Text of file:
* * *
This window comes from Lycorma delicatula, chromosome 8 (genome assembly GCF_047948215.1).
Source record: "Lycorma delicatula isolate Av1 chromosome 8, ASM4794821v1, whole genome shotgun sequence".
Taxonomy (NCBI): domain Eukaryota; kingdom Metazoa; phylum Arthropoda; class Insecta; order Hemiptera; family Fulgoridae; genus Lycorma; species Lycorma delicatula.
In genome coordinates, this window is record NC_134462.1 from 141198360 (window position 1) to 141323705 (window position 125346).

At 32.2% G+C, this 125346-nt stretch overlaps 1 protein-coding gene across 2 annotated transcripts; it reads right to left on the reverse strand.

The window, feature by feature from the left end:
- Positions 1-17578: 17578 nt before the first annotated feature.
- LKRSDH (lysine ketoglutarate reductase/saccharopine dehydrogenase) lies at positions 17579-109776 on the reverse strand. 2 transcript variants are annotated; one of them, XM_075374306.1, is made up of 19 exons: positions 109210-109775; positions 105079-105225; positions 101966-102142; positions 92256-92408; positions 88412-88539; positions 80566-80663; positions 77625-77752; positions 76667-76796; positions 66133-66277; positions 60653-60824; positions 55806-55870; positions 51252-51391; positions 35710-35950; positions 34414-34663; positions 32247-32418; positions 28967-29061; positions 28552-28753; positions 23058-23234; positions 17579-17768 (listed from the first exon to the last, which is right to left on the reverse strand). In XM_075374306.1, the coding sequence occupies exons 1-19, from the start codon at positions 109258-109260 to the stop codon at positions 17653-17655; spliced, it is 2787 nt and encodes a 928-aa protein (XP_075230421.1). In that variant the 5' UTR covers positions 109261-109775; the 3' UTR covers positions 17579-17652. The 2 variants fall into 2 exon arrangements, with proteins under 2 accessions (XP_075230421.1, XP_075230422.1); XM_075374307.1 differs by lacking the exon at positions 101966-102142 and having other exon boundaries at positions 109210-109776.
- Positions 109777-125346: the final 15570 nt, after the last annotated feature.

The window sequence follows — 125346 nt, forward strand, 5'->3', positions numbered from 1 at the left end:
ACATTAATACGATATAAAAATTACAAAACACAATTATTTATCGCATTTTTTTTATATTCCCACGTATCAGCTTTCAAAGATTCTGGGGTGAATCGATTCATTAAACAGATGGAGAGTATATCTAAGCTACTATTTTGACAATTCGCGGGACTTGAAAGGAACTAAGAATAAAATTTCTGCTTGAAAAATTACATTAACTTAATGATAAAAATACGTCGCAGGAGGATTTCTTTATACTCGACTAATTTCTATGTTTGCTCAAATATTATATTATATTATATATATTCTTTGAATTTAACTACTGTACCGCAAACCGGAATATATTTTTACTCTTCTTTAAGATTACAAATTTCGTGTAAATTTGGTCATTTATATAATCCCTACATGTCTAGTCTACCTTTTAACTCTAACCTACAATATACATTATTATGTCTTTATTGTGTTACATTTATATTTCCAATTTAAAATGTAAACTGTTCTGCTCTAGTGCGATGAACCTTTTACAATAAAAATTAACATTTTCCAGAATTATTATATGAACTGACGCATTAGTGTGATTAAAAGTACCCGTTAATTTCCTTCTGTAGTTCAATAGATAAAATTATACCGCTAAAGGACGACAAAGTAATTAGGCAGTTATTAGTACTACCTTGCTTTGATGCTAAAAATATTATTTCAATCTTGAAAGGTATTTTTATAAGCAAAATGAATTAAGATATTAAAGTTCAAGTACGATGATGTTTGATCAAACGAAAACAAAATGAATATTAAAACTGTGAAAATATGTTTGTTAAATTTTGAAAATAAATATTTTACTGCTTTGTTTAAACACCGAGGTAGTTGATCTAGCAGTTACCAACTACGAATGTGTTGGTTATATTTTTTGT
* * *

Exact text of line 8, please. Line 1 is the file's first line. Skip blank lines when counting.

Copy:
- LKRSDH (lysine ketoglutarate reductase/saccharopine dehydrogenase) lies at positions 17579-109776 on the reverse strand. 2 transcript variants are annotated; one of them, XM_075374306.1, is made up of 19 exons: positions 109210-109775; positions 105079-105225; positions 101966-102142; positions 92256-92408; positions 88412-88539; positions 80566-80663; positions 77625-77752; positions 76667-76796; positions 66133-66277; positions 60653-60824; positions 55806-55870; positions 51252-51391; positions 35710-35950; positions 34414-34663; positions 32247-32418; positions 28967-29061; positions 28552-28753; positions 23058-23234; positions 17579-17768 (listed from the first exon to the last, which is right to left on the reverse strand). In XM_075374306.1, the coding sequence occupies exons 1-19, from the start codon at positions 109258-109260 to the stop codon at positions 17653-17655; spliced, it is 2787 nt and encodes a 928-aa protein (XP_075230421.1). In that variant the 5' UTR covers positions 109261-109775; the 3' UTR covers positions 17579-17652. The 2 variants fall into 2 exon arrangements, with proteins under 2 accessions (XP_075230421.1, XP_075230422.1); XM_075374307.1 differs by lacking the exon at positions 101966-102142 and having other exon boundaries at positions 109210-109776.